Wrong email address or username
Wrong email address or username
Incorrect verification code
back to top
Search tags: Daughter-of-Empire
Load new posts () and activity
Like Reblog Comment
show activity (+)
review 2014-12-26 07:19
"Daughter of the Empire" by Raymond E. Feist & Janny Wurts
Daughter of the Empire - Raymond E. Feist;Janny Wurts

"The mysterious world of Kelewan is encircled by magic, mystery and murder. Here at the heart of the Tsurani empire, Mare, Ruling Lady of the Acoma, leads her people through terror and peril on a truly epic scale. She must contend wth powerful rival houses, strike deals with sinister rebel warriors, and forge a treaty with the enigmatic Cho-ja - a race of alien insectoids. But in order to restore the honour of her house, Mare must marry the son of a deadly enemy - and carry the struggle of her people into the heart of his stronghold..."



A slow steady read. If anyone has read Raymond Feist's books before, you would know that his books are reasonably fast paced and with the right amount of detail. This book is pretty much the opposite. That may be because of Janny Wurts... But personally I don't mind! It was a little slow and there was too much information or too much meaningless information but it was still enjoyable to read. I like the fact that the main character - Mara - a very young woman is thrown into a chaos! She is the daughter of a Lord and has an elder brother, therefore all the teachings of how to be a Ruling Leader were taught to her brother and not her. So when she is unexpectedly the Ruling Lady of Acoma at the age of 16, I think t's fair to say that she had no idea what she was doing or what to do!


But she learnt very quickly, and acts quite smart. She kind of twists people's thoughts, and is able to manipulate people into doing what she wants when needed. Very clever. What's more, she thinks outside the box, while staying with in honour and the rules (The Tsurani value honour nearly more than anything else). She achieve's so much in such a small amount of time and gains honour from many other houses, and gaining the respect of very important people. I've often read that Raymond Feist.. Exploits women in his books... But this.. This is great. Mara is character worth admiring. Whether or not Janny Wurts input in the novel series has anything to do with it, I'm not sure. But they have done a great job with creating a remarkable character.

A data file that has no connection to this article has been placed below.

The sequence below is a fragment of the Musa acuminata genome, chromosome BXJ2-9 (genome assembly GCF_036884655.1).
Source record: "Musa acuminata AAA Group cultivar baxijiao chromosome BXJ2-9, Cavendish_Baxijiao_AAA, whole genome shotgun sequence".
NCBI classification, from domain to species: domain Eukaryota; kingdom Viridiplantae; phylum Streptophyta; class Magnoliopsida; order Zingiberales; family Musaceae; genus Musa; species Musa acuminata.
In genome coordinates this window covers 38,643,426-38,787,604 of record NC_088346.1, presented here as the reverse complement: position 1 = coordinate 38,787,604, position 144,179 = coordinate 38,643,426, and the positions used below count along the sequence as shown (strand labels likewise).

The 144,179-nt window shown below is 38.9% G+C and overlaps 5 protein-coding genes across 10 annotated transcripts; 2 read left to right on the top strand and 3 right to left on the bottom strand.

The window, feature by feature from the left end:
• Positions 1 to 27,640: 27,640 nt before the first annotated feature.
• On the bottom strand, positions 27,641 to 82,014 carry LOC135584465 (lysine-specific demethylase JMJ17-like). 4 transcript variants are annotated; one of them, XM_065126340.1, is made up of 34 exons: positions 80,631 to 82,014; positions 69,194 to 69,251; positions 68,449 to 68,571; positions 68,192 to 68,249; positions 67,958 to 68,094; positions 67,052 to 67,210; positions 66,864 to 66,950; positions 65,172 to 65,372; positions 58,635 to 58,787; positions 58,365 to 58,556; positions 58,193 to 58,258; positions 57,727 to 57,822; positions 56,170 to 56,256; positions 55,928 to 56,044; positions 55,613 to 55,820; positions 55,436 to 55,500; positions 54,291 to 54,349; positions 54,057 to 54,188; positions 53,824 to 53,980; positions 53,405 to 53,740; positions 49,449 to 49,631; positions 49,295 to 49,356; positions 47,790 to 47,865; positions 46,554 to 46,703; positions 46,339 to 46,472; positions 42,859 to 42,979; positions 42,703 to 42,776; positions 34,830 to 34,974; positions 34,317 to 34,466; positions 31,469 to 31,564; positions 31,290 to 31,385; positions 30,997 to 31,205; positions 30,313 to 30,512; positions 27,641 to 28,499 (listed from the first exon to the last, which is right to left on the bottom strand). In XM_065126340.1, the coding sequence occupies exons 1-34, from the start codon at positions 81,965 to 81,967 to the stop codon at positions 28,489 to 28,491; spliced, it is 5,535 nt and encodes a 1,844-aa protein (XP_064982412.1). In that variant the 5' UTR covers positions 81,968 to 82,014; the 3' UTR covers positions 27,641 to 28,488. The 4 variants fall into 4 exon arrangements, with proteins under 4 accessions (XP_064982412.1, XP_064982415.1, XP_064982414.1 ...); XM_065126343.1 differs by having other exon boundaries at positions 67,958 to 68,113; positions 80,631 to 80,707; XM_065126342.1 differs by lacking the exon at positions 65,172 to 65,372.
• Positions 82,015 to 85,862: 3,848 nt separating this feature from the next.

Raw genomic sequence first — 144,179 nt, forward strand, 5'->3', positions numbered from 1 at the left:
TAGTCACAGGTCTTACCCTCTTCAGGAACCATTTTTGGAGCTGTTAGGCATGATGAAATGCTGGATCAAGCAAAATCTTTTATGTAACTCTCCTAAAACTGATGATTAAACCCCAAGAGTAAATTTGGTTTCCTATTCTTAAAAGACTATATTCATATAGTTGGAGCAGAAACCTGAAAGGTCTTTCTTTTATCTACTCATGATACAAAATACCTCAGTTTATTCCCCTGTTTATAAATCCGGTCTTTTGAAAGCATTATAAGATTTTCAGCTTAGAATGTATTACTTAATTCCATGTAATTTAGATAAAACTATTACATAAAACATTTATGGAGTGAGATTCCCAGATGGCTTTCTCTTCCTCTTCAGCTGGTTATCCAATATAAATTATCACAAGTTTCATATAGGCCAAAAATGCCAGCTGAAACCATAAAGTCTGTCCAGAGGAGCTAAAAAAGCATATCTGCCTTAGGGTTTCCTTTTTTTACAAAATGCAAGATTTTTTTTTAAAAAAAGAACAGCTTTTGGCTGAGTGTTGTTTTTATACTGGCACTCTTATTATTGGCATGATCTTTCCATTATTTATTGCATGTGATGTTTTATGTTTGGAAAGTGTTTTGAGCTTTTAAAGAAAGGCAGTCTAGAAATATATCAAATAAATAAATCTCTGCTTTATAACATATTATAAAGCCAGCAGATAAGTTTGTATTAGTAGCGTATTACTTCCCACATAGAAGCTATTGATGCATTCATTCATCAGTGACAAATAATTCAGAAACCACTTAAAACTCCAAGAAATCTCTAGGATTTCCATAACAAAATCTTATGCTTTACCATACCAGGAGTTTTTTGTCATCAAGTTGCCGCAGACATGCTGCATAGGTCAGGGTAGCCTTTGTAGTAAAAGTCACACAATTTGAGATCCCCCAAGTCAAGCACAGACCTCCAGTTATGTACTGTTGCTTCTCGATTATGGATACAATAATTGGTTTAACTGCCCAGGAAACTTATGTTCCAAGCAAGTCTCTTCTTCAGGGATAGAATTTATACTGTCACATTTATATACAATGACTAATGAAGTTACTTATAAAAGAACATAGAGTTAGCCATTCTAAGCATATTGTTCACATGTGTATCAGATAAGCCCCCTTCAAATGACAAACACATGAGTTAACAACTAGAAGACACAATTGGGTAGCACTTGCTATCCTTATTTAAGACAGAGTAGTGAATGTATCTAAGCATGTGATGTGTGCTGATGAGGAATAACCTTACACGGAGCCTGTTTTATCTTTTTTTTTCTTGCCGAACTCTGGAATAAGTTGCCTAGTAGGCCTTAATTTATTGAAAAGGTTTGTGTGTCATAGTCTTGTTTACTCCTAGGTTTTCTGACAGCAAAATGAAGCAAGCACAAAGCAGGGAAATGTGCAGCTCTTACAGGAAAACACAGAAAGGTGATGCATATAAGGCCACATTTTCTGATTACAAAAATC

It's a good story and one that is continued through another two books. I look forward to reading the rest of the series! 


If you've read any of Raymond's series (preferably the Riftwar Saga) than I definitely recommend this book. 


And if you haven't read any of Raymond Feist's books than I highly suggest that you start with the Riftwar Saga! They are beyond amazing! 




A Darkness at Sethanon





Like Reblog Comment
show activity (+)
review SPOILER ALERT! 2014-08-08 08:16
REVIEW: Daughter of the Empire (The Empire Trilogy) by Raymond E. Feist, Janny Wurts
The Complete Empire Trilogy (The Empire Trilogy #1-3) - Janny Wurts,Raymond E. Feist

This review does not contain spoiler tags.


This book sprung a nasty surprise on me before I even reached the first page. I didn't know Janny Wurts (of War of Light and Shadow infamy) was a co-author on this series. It was enough to get me to hesitate reading it. Yet eventually I relented. It was a co-authorship after all, so maybe the thing balances out to the positive side.


How wrong I was.


The book covers the story of Mara, who finds herself suddenly thrust into ruling her noble house as her father and brother are betrayed. So far so good, but then the problems begin.


First is the prose. Now this, I'll admit, is a personal thing. I don't care for overwrought descriptions of things that do not warrant it and this story is a prime example of that. Descriptions of food and clothing are everywhere, even when there is no specific point to mentioning those. The only good thing about them is that they come in blurbs, which allowed me to easily skim over them. Overall, though it's readable. I wouldn't have managed to finish the book otherwise.


The plot is worse. The entire book is a string of distinct set pieces where a single problem is presented and then resolved. For a story that is supposed to be about intrigue this is rather conveniently compartmentalized. And that adverb I just mentioned there is basically my summary of the entire plot.


It's all so convenient.


Mara starts out with her House forces diminished from a few thousand to around fifty. This is a huge problem, but then news arrives that their herds were raided by gray warriors, which are soldiers who became houseless for one reason or another. Of course she recruits these and thus immediate problem solved.